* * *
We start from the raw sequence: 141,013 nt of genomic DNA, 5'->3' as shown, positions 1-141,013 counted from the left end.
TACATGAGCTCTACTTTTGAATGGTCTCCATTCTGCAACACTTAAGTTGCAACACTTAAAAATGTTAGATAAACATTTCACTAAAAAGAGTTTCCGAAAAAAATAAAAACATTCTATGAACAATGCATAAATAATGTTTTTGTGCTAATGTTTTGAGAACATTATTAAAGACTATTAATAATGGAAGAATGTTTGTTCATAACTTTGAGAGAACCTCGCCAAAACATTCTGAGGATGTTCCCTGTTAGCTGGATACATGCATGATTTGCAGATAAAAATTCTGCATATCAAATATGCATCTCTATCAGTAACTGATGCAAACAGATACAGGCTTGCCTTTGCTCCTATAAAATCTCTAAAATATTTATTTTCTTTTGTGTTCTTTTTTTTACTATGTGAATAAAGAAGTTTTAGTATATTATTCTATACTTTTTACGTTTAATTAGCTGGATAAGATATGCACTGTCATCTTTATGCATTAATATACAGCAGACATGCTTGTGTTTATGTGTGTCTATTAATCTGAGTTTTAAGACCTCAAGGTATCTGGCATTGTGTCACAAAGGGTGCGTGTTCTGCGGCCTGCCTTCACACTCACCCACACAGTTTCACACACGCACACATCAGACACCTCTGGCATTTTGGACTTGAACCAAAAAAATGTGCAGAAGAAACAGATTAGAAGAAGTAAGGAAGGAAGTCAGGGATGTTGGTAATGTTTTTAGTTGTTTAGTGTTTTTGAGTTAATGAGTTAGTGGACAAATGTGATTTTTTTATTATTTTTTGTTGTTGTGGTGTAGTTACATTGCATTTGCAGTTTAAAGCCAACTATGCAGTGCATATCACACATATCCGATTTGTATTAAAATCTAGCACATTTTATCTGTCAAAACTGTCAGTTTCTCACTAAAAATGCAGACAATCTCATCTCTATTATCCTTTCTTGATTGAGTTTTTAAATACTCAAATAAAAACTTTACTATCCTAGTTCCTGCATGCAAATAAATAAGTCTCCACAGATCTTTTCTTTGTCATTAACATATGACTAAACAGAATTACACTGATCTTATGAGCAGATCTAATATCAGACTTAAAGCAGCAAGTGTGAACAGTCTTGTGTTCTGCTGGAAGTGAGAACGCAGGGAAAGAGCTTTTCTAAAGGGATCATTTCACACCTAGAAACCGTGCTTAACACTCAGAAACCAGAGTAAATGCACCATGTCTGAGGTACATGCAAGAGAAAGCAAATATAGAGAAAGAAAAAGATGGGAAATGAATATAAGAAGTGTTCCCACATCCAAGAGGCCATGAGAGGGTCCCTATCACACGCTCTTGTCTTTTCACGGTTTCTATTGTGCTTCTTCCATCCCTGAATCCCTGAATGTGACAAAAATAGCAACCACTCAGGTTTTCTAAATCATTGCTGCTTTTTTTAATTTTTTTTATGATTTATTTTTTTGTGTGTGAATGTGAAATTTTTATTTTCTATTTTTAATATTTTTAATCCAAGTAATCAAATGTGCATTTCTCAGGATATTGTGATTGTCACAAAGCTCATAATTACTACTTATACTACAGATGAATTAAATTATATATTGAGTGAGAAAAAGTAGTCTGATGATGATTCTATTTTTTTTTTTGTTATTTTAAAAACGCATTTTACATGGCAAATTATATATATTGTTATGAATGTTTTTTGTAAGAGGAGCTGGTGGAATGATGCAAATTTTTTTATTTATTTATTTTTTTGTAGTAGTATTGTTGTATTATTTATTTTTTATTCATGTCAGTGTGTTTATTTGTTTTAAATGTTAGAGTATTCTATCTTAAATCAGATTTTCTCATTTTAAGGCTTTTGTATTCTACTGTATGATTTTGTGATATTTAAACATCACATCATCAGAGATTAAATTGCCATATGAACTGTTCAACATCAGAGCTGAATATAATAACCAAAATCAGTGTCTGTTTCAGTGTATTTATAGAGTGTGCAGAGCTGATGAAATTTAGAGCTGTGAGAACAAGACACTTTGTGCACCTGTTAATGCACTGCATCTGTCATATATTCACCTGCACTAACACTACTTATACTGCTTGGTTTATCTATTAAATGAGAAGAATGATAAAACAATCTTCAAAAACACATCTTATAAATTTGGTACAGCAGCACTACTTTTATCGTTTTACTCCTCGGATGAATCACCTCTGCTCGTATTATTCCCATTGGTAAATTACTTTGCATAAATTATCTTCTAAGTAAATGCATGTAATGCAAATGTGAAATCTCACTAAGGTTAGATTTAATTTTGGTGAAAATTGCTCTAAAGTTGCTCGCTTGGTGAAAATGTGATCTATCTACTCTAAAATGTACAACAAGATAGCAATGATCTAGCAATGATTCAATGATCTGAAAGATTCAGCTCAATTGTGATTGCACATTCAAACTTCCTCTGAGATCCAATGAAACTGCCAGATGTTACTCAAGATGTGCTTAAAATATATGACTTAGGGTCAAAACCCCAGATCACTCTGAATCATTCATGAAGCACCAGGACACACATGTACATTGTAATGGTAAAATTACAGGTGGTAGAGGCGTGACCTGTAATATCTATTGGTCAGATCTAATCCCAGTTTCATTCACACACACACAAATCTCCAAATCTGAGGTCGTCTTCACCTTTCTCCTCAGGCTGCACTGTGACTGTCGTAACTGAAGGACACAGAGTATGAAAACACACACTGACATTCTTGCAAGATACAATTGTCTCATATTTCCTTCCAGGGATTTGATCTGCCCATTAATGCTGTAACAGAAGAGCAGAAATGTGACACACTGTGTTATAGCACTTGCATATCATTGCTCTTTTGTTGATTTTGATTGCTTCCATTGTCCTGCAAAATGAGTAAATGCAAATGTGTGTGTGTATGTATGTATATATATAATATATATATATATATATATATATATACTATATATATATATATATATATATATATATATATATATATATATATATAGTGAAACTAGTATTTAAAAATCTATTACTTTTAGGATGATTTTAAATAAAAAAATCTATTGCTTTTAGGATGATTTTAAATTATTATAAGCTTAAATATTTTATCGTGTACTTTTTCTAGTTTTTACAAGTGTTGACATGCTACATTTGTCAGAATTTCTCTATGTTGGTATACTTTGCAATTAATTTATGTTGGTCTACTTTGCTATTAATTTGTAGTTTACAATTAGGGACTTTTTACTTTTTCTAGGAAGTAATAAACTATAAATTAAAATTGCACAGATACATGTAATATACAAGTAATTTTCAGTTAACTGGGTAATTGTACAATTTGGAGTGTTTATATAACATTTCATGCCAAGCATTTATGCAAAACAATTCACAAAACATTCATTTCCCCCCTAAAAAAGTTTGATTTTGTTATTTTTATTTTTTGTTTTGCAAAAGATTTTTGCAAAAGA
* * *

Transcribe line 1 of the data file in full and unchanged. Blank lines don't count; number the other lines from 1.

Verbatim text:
We start from the raw sequence: 141,013 nt of genomic DNA, 5'->3' as shown, positions 1-141,013 counted from the left end.